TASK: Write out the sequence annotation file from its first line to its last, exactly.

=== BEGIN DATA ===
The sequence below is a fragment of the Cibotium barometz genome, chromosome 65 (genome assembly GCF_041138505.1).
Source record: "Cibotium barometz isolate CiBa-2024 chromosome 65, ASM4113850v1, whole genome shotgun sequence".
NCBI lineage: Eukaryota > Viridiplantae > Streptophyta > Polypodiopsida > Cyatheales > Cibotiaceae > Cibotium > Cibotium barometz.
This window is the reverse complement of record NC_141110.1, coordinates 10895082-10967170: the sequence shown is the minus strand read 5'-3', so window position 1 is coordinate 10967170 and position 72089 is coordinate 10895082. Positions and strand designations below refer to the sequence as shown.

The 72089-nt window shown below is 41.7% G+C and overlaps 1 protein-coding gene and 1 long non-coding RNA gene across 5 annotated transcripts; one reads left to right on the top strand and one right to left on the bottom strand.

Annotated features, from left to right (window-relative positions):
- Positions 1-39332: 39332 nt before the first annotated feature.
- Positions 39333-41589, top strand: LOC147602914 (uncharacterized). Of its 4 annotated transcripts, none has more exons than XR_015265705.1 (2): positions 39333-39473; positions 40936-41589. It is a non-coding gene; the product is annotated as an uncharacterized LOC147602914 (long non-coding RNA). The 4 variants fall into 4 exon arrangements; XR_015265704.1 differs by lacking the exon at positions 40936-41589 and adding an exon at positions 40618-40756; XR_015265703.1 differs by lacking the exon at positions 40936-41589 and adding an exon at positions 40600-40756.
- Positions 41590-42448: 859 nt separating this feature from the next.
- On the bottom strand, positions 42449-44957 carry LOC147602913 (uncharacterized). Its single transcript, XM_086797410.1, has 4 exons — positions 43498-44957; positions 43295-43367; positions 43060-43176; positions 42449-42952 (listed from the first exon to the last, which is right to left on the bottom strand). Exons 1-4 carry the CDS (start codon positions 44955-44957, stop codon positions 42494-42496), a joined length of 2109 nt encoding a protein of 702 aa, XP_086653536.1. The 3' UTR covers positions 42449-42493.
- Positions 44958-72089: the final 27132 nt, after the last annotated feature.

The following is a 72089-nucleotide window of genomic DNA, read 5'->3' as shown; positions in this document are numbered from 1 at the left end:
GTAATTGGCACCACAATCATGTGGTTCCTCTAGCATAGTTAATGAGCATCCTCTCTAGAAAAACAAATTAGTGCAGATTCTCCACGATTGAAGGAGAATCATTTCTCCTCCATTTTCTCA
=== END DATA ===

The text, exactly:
The sequence below is a fragment of the Cibotium barometz genome, chromosome 65 (genome assembly GCF_041138505.1).
Source record: "Cibotium barometz isolate CiBa-2024 chromosome 65, ASM4113850v1, whole genome shotgun sequence".
NCBI lineage: Eukaryota > Viridiplantae > Streptophyta > Polypodiopsida > Cyatheales > Cibotiaceae > Cibotium > Cibotium barometz.
This window is the reverse complement of record NC_141110.1, coordinates 10895082-10967170: the sequence shown is the minus strand read 5'-3', so window position 1 is coordinate 10967170 and position 72089 is coordinate 10895082. Positions and strand designations below refer to the sequence as shown.

The 72089-nt window shown below is 41.7% G+C and overlaps 1 protein-coding gene and 1 long non-coding RNA gene across 5 annotated transcripts; one reads left to right on the top strand and one right to left on the bottom strand.

Annotated features, from left to right (window-relative positions):
- Positions 1-39332: 39332 nt before the first annotated feature.
- Positions 39333-41589, top strand: LOC147602914 (uncharacterized). Of its 4 annotated transcripts, none has more exons than XR_015265705.1 (2): positions 39333-39473; positions 40936-41589. It is a non-coding gene; the product is annotated as an uncharacterized LOC147602914 (long non-coding RNA). The 4 variants fall into 4 exon arrangements; XR_015265704.1 differs by lacking the exon at positions 40936-41589 and adding an exon at positions 40618-40756; XR_015265703.1 differs by lacking the exon at positions 40936-41589 and adding an exon at positions 40600-40756.
- Positions 41590-42448: 859 nt separating this feature from the next.
- On the bottom strand, positions 42449-44957 carry LOC147602913 (uncharacterized). Its single transcript, XM_086797410.1, has 4 exons — positions 43498-44957; positions 43295-43367; positions 43060-43176; positions 42449-42952 (listed from the first exon to the last, which is right to left on the bottom strand). Exons 1-4 carry the CDS (start codon positions 44955-44957, stop codon positions 42494-42496), a joined length of 2109 nt encoding a protein of 702 aa, XP_086653536.1. The 3' UTR covers positions 42449-42493.
- Positions 44958-72089: the final 27132 nt, after the last annotated feature.

The following is a 72089-nucleotide window of genomic DNA, read 5'->3' as shown; positions in this document are numbered from 1 at the left end:
GTAATTGGCACCACAATCATGTGGTTCCTCTAGCATAGTTAATGAGCATCCTCTCTAGAAAAACAAATTAGTGCAGATTCTCCACGATTGAAGGAGAATCATTTCTCCTCCATTTTCTCA